„The duty of man is not a wilderness of turnpike gates, through which he is to pass by tickets from one to the other. It is plain and simple, and consists but of two points. His duty to God, which every man must feel; and with respect to his neighbor, to do as he would be done by. If those to whom power is delegated do well, they will be respected: if not, they will be despised; and with regard to those to whom no power is delegated, but who assume it, the rational world can know nothing of them.“

—  Thomas Paine, buch Die Rechte des Menschen

Part 1.3 Rights of Man
1790s, Rights of Man, Part I (1791)

Übernommen aus Wikiquote. Letzte Aktualisierung 23. Januar 2022. Geschichte
Thomas Paine Foto
Thomas Paine3
Schriftsteller und Erfinder 1737 - 1809

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John Locke Foto

„The people cannot delegate to government the power to do anything which would be unlawful for them to do themselves.“

—  John Locke English philosopher and physician 1632 - 1704

This might be a paraphrase of some of Locke's expressions or ideas, but the earliest publication of the statement in this form seems to be one made in Oversight Hearing on the Columbia River Gorge National Scenic Area Act (1997).
Misattributed

John Magufuli Foto

„Those criticising the president have nothing better to do. It is for the president to decide which meetings he wants to attend and which he wants to delegate to the vice-president or the prime minister who can also serve the purpose“

—  John Magufuli Tanzanian politician 1959

Head of Political Science and Public Administration Department at the University of Dar es Salaam, Dr Benson Bana, faulted those criticising Dr Magufuli, stressing that the president is setting the nation in order (referring to how Magufuli does not attend meetings), quoted on Daily News, "Magufuli backed on foreign trips" http://dailynews.co.tz/index.php/home-news/46632-magufuli-backed-on-foreign-trips, February 3, 2015.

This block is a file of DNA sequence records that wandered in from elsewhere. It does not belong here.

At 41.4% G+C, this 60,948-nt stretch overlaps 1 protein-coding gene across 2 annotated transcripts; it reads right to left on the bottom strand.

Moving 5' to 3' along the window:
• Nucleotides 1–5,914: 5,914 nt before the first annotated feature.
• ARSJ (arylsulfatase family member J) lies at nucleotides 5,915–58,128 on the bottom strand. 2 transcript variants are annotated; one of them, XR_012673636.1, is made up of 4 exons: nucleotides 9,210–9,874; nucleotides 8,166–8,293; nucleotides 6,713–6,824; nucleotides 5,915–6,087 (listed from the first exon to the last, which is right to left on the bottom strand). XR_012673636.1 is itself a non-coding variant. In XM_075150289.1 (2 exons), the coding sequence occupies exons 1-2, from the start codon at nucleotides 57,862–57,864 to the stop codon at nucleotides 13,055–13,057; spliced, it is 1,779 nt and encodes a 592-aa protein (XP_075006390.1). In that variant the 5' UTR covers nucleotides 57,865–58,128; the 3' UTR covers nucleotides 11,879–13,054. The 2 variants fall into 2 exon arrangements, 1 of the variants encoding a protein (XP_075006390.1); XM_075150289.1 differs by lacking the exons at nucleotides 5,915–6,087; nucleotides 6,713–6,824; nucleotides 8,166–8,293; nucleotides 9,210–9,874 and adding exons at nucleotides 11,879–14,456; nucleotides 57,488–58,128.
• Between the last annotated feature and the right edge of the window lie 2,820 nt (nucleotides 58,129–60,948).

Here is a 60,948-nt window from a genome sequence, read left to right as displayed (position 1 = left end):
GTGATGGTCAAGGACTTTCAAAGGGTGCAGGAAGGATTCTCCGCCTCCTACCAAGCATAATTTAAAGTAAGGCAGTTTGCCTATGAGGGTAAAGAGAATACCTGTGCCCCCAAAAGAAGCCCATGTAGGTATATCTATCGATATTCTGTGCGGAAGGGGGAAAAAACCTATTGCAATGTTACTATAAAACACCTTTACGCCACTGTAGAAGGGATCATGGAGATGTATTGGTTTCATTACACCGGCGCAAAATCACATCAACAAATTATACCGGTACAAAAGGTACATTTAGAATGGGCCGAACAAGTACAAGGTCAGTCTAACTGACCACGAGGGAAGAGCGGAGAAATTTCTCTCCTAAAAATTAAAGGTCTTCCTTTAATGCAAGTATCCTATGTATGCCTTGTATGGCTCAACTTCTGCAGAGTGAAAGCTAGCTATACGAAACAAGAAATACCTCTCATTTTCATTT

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„Failure to delegate causes managers to be crushed and fail under the weight of accumulated duties that they do not know and have not learned to delegate.“

—  James D. Mooney American businessman 1884 - 1957

James D. Mooney (1931), cited in: Guy Kimberley Hutt (1990), Organizational decentralization and delegation in large New York. p. 1

Ian Standish Monteith Hamilton Foto
Aldous Huxley Foto
Jane Austen Foto
Theodore Roosevelt Foto
Thomas Paine Foto
Giovanni della Casa Foto

„This power of attention is that which perhaps more than any thing else distinguishes those who do great things from those who can do nothing well.“

—  George Long English classical scholar 1800 - 1879

An Old Man's Thoughts on Many Things, Of Education I

Friedrich Nietzsche Foto

„How much reverence has a noble man for his enemies!—and such reverence is a bridge to love.—For he desires his enemy for himself, as his mark of distinction; he can endure no other enemy than one in whom there is nothing to despise and very much to honor!“

—  Friedrich Nietzsche, buch Zur Genealogie der Moral

Essay 1, Section 11
On the Genealogy of Morality (1887)
Kontext: To be incapable of taking one's enemies, one's accidents, even one's misdeeds seriously for very long—that is the sign of strong, full natures in whom there is an excess of the power to form, to mold, to recuperate and to forget[... ] Such a man shakes off with a single shrug many vermin that eat deep into others; here alone genuine 'love of one's enemies' is possible—supposing it to be possible at all on earth. How much reverence has a noble man for his enemies!—and such reverence is a bridge to love.—For he desires his enemy for himself, as his mark of distinction; he can endure no other enemy than one in whom there is nothing to despise and very much to honor!

Wendell Berry Foto